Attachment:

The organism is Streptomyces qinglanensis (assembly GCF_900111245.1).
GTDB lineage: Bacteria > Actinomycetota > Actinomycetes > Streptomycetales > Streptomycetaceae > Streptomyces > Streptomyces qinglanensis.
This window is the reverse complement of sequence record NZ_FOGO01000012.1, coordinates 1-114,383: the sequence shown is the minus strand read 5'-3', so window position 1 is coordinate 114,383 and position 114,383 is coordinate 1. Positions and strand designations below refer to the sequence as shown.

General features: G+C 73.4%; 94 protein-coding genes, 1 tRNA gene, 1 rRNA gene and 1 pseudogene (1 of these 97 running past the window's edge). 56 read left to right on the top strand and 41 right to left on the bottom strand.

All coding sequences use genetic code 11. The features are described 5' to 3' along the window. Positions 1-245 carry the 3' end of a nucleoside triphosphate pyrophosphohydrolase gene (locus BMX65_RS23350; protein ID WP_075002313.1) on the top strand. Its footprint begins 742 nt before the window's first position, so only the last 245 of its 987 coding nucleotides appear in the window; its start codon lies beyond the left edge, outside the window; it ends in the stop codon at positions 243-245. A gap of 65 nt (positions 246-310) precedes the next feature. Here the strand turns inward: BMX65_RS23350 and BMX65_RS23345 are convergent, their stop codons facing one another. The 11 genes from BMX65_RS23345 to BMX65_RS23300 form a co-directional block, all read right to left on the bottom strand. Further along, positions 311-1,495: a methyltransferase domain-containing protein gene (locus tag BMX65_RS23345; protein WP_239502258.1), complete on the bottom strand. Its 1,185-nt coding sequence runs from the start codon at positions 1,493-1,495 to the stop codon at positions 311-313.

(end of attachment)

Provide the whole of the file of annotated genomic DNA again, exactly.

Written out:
The organism is Streptomyces qinglanensis (assembly GCF_900111245.1).
GTDB lineage: Bacteria > Actinomycetota > Actinomycetes > Streptomycetales > Streptomycetaceae > Streptomyces > Streptomyces qinglanensis.
This window is the reverse complement of sequence record NZ_FOGO01000012.1, coordinates 1-114,383: the sequence shown is the minus strand read 5'-3', so window position 1 is coordinate 114,383 and position 114,383 is coordinate 1. Positions and strand designations below refer to the sequence as shown.

General features: G+C 73.4%; 94 protein-coding genes, 1 tRNA gene, 1 rRNA gene and 1 pseudogene (1 of these 97 running past the window's edge). 56 read left to right on the top strand and 41 right to left on the bottom strand.

All coding sequences use genetic code 11. The features are described 5' to 3' along the window. Positions 1-245 carry the 3' end of a nucleoside triphosphate pyrophosphohydrolase gene (locus BMX65_RS23350; protein ID WP_075002313.1) on the top strand. Its footprint begins 742 nt before the window's first position, so only the last 245 of its 987 coding nucleotides appear in the window; its start codon lies beyond the left edge, outside the window; it ends in the stop codon at positions 243-245. A gap of 65 nt (positions 246-310) precedes the next feature. Here the strand turns inward: BMX65_RS23350 and BMX65_RS23345 are convergent, their stop codons facing one another. The 11 genes from BMX65_RS23345 to BMX65_RS23300 form a co-directional block, all read right to left on the bottom strand. Further along, positions 311-1,495: a methyltransferase domain-containing protein gene (locus tag BMX65_RS23345; protein WP_239502258.1), complete on the bottom strand. Its 1,185-nt coding sequence runs from the start codon at positions 1,493-1,495 to the stop codon at positions 311-313.